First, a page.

Board of Supervisors President London Breed and her progressive challengers in the mayor’s race are at odds over whether arming police with Tasers is the right move to prevent another controversial police shooting in San Francisco.
Breed, who has positioned herself as an advocate for police reform, said Thursday she would support and fund the monitored use of Tasers in the San Francisco Police Department as mayor.
“With all I’ve seen and experienced in my life, I HATE GUNS,” Breed wrote in a Medium post. “I hate guns. If tasers — with thorough training and oversight — can stop one shooting, then I support tasers.”
Breed is in conflict on the issue with Supervisor Jane Kim and former State Sen. Mark Leno, who recently told the San Francisco Examiner he disagreed with the Police Commission’s vote last November in support of Tasers.
“I believe we need to implement the reforms provided by the Department of Justice to pursue de-escalation training before we consider issuing any new weapons,” Leno said.
The Police Commission voted in favor of implementing Tasers as soon as the end of this year after the U.S. Department of Justice said the SFPD should strongly consider using the devices. The DOJ launched a review of the SFPD in early 2016 amid uproar over the fatal police shooting of Mario Woods in the Bayview.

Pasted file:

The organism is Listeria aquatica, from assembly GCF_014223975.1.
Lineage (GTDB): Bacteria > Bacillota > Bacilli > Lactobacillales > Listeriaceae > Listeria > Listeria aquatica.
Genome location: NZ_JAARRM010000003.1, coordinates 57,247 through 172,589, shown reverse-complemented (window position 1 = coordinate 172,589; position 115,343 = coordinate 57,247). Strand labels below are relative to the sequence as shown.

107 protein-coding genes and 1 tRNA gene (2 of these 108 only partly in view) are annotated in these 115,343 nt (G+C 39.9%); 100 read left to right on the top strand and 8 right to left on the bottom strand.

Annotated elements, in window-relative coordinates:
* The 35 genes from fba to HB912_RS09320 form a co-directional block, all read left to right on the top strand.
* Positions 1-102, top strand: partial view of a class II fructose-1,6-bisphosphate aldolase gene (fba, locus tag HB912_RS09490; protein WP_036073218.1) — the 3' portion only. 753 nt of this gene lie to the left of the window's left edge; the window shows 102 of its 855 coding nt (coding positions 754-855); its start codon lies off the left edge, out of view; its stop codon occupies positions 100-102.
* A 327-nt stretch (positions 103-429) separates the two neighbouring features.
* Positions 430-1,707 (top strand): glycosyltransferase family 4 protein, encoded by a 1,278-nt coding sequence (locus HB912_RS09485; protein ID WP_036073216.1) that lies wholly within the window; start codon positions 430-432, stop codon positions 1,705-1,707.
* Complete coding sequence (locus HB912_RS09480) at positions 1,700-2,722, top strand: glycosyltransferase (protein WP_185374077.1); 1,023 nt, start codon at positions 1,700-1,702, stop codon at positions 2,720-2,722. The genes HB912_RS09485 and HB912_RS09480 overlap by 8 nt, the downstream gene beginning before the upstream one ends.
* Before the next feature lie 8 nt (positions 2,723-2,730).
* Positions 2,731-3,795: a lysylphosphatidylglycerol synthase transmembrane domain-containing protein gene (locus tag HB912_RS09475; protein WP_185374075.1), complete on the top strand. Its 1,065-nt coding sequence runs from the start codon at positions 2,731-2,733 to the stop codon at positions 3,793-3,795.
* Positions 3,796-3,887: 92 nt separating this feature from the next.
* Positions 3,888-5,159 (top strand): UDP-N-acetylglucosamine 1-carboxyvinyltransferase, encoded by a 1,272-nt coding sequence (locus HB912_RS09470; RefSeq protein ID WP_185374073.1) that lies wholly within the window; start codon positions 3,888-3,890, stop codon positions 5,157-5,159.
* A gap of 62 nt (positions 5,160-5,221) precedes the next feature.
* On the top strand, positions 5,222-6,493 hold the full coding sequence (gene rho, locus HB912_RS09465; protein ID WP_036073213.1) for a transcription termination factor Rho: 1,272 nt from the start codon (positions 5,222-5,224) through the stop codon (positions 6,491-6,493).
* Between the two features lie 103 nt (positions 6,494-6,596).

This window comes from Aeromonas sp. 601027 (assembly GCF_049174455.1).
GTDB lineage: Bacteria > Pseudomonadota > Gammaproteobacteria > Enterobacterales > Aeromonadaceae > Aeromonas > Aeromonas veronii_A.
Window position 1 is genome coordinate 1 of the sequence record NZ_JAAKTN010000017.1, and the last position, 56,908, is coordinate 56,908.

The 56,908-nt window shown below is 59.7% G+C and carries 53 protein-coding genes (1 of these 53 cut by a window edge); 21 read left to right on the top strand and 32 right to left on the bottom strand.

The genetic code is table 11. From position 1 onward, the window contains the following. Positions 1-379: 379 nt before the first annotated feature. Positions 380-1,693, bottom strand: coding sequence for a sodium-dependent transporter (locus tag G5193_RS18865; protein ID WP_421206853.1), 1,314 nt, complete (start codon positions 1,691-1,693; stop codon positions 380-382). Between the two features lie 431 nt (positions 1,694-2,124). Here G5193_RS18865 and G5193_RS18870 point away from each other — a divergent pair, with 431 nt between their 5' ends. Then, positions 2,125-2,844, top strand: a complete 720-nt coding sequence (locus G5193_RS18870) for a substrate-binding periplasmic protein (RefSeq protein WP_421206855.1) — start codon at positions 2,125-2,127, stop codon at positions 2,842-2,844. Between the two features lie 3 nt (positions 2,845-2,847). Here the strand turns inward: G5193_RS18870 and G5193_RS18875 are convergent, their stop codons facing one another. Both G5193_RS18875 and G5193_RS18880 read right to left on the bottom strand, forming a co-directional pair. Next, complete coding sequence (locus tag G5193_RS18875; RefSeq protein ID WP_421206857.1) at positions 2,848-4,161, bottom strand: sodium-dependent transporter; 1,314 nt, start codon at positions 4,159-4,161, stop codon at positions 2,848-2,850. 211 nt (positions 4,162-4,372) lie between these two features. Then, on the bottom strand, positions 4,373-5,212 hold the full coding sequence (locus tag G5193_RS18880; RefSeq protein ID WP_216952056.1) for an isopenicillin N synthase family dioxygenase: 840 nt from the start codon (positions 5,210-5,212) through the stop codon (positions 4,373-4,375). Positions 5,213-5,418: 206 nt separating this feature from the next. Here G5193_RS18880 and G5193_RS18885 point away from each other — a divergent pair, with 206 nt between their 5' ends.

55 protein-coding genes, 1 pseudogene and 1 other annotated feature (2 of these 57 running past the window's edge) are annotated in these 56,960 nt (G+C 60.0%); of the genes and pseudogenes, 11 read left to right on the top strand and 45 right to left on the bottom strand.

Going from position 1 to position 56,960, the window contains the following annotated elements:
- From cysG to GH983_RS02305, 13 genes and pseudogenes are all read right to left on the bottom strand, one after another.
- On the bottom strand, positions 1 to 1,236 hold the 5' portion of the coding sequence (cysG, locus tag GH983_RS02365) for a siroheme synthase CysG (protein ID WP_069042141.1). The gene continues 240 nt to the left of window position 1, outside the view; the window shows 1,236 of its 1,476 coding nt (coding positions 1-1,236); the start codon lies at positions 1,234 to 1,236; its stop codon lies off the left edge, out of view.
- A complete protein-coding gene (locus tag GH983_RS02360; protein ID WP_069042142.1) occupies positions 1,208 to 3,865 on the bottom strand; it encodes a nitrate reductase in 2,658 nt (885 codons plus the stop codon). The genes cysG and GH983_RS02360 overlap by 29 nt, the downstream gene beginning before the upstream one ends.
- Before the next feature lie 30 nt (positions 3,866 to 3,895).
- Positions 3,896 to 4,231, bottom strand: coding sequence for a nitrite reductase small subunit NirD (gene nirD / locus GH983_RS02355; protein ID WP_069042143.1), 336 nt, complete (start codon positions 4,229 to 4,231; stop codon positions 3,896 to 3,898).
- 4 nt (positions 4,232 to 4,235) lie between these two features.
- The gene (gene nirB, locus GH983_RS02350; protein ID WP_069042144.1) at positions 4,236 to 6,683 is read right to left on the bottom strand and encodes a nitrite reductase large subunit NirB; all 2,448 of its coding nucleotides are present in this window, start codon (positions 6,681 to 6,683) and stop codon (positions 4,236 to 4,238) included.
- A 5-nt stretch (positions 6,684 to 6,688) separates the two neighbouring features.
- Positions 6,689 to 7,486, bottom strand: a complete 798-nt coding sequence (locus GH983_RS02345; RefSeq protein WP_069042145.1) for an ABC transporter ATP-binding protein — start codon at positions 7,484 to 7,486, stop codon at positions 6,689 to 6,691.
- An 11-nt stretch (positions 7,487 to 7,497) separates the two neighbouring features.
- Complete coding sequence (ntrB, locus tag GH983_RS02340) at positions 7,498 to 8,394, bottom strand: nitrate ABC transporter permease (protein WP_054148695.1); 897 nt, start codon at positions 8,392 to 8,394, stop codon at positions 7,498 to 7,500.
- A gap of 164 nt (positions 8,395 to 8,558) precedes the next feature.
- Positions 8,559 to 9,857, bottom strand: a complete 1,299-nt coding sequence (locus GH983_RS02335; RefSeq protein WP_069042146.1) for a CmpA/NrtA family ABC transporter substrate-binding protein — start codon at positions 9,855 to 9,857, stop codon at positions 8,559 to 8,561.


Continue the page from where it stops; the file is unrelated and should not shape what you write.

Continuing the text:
The Police Commission still needs to approve a policy for officers to use the weapons.
Former Supervisor Angela Alioto, another mayoral candidate, also supports Tasers, while homeless advocate Amy Farah Weiss opposes arming police with the devices in her bid for mayor.
Leno expanded on his reasoning in a recent questionnaire.
“We know that Tasers are not the answer to non-lethal police response — de-escalation training is,” Leno said.
“Our responsibility is to ensure we’re equipping our officers with the tools and skills they need to keep everyone safe, while making the necessary reforms to protect and serve our communities as best we can,” Leno added.
In her Medium post, Breed said she supported the Police Commission’s decision.
“I will fund their implementation,” Breed said. “And NO ONE will be more vigilant than me in making sure they are implemented and used appropriately.”
Earlier this month, the Police Commission approved a proposed $3.5 million budget for Tasers. The Board of Supervisors and interim Mayor Mark Farrell still have to decide on the funding during the upcoming budget process.
In June, voters will also be asked whether to require the SFPD to annually budget for the devices for each officer under a ballot measure from the San Francisco Police Officers Association.
The ballot measure also includes guidelines for officers to use the devices that critics worry could be less stringent than a policy created at the Police Commission in the coming months.